Choosing the Right Television Outlet

January 2, 2024

What Makes a Television Outlet Special?

TVs require a special outlet that must be located at an optimal height for comfortable viewing. But what makes one television outlet different from another?

The most important difference is in the structure of the cable. It has a central core for transmitting the signal and a shield that protects it from electromagnetic interference.

Choosing the Right Location

Many people want to mount their TV on the wall in order to save space or prevent their children from tripping over the cord. This is a great idea, but you have to think about where the outlet should be located.

Using a stud finder, locate the studs in the wall where you would like to mount the television. Then, mark the location of each stud with pencil. Next, use a bubble level to make sure that the marks are level.

If there is not an existing outlet in the location where you would like to mount the TV, you will need to install a new one. This can be difficult, and it is best to work with a licensed electrician who has experience working in walls.

If you live in an apartment, it is important to check with your landlord before mounting a TV on the wall. Be sure to explain why you want to mount the TV and reassure them that you will take all necessary precautions to help prevent damage to the wall.

Choosing the Right Power Supply

The type of power supply that is required for TVs varies and you need to make sure that you are buying the right one. They have different functions but all of them need to do the same thing which is provide a smooth and stable power source for the TV.

They also need to be able to protect against surges. This is usually done by using metal oxide varistors in the input circuit. These are similar to the ones used in power strips. They are effective at blocking incoming surges but they should not be relied on for surge protection.

The height at which the outlet is installed needs to be oriented according to the mounting position of the TV. Normally, the electrical outlet should be placed slightly below the TV to prevent it from interfering with the TV wall mount bracket. It should also be located away from the radiators and air conditioning units to avoid overheating.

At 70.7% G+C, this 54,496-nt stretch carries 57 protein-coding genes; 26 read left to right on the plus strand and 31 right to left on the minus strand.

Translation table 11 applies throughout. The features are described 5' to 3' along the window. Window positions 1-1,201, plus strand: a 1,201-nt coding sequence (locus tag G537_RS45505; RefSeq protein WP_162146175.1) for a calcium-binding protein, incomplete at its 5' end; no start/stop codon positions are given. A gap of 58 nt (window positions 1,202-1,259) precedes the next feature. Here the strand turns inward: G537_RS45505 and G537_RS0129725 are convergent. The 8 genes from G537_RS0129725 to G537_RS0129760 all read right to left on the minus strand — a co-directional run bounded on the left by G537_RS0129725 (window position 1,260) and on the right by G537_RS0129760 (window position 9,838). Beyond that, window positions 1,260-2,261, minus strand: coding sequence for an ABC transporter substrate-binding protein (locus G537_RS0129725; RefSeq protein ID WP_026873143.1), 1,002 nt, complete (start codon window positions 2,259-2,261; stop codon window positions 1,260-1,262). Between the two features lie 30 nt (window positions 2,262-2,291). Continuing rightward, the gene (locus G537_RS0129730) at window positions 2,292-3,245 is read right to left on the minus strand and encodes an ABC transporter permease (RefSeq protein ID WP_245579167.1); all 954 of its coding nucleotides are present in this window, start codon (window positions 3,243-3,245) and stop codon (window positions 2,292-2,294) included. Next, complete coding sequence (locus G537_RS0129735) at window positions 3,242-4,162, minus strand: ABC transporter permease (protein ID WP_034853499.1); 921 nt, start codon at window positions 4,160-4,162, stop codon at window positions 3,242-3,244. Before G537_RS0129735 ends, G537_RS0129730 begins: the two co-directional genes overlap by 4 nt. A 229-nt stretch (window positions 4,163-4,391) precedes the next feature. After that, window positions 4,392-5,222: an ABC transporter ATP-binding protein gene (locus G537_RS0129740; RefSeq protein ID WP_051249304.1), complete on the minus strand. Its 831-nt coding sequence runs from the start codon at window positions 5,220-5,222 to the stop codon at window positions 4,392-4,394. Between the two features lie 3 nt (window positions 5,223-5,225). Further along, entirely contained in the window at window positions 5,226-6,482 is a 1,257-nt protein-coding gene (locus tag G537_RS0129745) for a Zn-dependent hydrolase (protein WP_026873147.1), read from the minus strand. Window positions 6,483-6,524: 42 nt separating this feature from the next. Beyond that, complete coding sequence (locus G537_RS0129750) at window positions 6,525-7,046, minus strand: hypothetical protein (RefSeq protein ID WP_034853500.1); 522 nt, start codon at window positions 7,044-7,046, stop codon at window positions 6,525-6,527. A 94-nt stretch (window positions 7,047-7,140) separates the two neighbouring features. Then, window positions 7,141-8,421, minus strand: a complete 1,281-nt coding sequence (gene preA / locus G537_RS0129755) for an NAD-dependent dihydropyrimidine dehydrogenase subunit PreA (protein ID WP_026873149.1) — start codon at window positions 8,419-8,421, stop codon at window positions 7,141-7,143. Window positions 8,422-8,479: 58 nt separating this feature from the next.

Choosing the Right Cable

In addition to a power cord, a television requires a coaxial cable. This type of wire is different from an electrical cord in that it has one central core for transmitting TV signals and a shield to protect against electromagnetic fields.

Most televisions support a wide variety of peripheral devices. To determine what connections are required for your television, look at the TV stickers on its back or side. These will show the manufacturer, model number and serial number.

HDMI ports are preferred for digital sets because they carry the highest definition video and audio signal. Other options include component cables (yPbPr), which use color-coded RCA connectors to separate the various channels of video and audio. These can be used to connect the TV to an audio receiver, DVD or Blu-ray player and newer game consoles. A cable splitter can also be connected to the outlet, allowing multiple televisions in a home to share the same Spectrum TV signal.

Choosing the Right Outlet

When deciding where to place an outlet behind your TV you have some things to consider. For one do not put it dead center of the wall because it will get in the way of most TV wall mounts.

Another thing to think about is what type of outlet you want to install. Do you want a standard double gang outlet or do you prefer something that looks a little better? I personally like the Corston Bronze outlets that screw into the drywall and subtly develop a beautiful patina over time.

The most cost effective and cleanest way to add an outlet is to tap into an existing outlet that is close by. This will require fishing romex wires and putting some holes in the wall but it is the best solution. If you are installing an outlet right above the TV it should be a low voltage outlet to avoid overheating your signal cables.

Continue scrolling for more knowledge

Leave a Reply

Your email address will not be published. Required fields are marked *